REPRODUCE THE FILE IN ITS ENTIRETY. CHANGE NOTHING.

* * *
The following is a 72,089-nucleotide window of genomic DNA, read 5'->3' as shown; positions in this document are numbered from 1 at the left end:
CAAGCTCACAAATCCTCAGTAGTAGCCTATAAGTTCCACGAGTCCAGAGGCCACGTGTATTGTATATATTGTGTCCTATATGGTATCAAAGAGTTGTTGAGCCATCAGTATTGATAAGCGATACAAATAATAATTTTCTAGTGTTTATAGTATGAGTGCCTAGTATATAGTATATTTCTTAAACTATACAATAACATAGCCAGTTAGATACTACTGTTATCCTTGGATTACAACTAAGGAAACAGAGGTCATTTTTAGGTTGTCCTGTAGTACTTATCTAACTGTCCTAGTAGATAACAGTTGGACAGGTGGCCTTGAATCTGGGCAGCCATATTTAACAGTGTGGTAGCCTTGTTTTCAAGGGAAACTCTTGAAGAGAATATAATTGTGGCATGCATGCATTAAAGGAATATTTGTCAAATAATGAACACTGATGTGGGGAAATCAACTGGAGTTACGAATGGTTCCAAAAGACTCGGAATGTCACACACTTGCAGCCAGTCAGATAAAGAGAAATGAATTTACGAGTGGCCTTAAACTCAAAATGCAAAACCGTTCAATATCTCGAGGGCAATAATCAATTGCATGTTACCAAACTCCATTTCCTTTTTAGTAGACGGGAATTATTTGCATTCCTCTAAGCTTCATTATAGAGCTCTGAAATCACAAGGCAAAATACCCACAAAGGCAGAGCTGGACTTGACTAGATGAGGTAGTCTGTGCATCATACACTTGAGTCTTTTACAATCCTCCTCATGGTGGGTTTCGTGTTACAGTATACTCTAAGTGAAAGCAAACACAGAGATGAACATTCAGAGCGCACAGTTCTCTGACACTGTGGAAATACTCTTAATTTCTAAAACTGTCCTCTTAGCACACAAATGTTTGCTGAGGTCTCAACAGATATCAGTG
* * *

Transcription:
The following is a 72,089-nucleotide window of genomic DNA, read 5'->3' as shown; positions in this document are numbered from 1 at the left end:
CAAGCTCACAAATCCTCAGTAGTAGCCTATAAGTTCCACGAGTCCAGAGGCCACGTGTATTGTATATATTGTGTCCTATATGGTATCAAAGAGTTGTTGAGCCATCAGTATTGATAAGCGATACAAATAATAATTTTCTAGTGTTTATAGTATGAGTGCCTAGTATATAGTATATTTCTTAAACTATACAATAACATAGCCAGTTAGATACTACTGTTATCCTTGGATTACAACTAAGGAAACAGAGGTCATTTTTAGGTTGTCCTGTAGTACTTATCTAACTGTCCTAGTAGATAACAGTTGGACAGGTGGCCTTGAATCTGGGCAGCCATATTTAACAGTGTGGTAGCCTTGTTTTCAAGGGAAACTCTTGAAGAGAATATAATTGTGGCATGCATGCATTAAAGGAATATTTGTCAAATAATGAACACTGATGTGGGGAAATCAACTGGAGTTACGAATGGTTCCAAAAGACTCGGAATGTCACACACTTGCAGCCAGTCAGATAAAGAGAAATGAATTTACGAGTGGCCTTAAACTCAAAATGCAAAACCGTTCAATATCTCGAGGGCAATAATCAATTGCATGTTACCAAACTCCATTTCCTTTTTAGTAGACGGGAATTATTTGCATTCCTCTAAGCTTCATTATAGAGCTCTGAAATCACAAGGCAAAATACCCACAAAGGCAGAGCTGGACTTGACTAGATGAGGTAGTCTGTGCATCATACACTTGAGTCTTTTACAATCCTCCTCATGGTGGGTTTCGTGTTACAGTATACTCTAAGTGAAAGCAAACACAGAGATGAACATTCAGAGCGCACAGTTCTCTGACACTGTGGAAATACTCTTAATTTCTAAAACTGTCCTCTTAGCACACAAATGTTTGCTGAGGTCTCAACAGATATCAGTG